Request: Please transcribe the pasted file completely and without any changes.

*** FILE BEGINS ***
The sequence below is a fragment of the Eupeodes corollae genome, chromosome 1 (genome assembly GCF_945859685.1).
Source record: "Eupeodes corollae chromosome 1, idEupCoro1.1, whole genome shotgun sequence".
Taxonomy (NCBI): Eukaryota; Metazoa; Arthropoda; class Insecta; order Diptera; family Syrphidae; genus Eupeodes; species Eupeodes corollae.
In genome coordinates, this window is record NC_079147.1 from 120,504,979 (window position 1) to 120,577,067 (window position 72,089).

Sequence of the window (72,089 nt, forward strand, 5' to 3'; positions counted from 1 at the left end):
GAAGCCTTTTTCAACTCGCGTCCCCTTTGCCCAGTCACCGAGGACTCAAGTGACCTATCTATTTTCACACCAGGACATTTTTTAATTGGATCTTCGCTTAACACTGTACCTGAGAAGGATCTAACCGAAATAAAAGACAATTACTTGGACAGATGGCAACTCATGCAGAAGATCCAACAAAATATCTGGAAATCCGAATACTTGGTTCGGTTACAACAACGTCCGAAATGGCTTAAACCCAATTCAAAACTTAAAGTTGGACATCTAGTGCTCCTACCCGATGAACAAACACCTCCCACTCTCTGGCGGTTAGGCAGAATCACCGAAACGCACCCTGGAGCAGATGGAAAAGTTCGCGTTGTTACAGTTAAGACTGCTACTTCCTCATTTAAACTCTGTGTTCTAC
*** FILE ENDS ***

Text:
The sequence below is a fragment of the Eupeodes corollae genome, chromosome 1 (genome assembly GCF_945859685.1).
Source record: "Eupeodes corollae chromosome 1, idEupCoro1.1, whole genome shotgun sequence".
Taxonomy (NCBI): Eukaryota; Metazoa; Arthropoda; class Insecta; order Diptera; family Syrphidae; genus Eupeodes; species Eupeodes corollae.
In genome coordinates, this window is record NC_079147.1 from 120,504,979 (window position 1) to 120,577,067 (window position 72,089).

Sequence of the window (72,089 nt, forward strand, 5' to 3'; positions counted from 1 at the left end):
GAAGCCTTTTTCAACTCGCGTCCCCTTTGCCCAGTCACCGAGGACTCAAGTGACCTATCTATTTTCACACCAGGACATTTTTTAATTGGATCTTCGCTTAACACTGTACCTGAGAAGGATCTAACCGAAATAAAAGACAATTACTTGGACAGATGGCAACTCATGCAGAAGATCCAACAAAATATCTGGAAATCCGAATACTTGGTTCGGTTACAACAACGTCCGAAATGGCTTAAACCCAATTCAAAACTTAAAGTTGGACATCTAGTGCTCCTACCCGATGAACAAACACCTCCCACTCTCTGGCGGTTAGGCAGAATCACCGAAACGCACCCTGGAGCAGATGGAAAAGTTCGCGTTGTTACAGTTAAGACTGCTACTTCCTCATTTAAACTCTGTGTTCTAC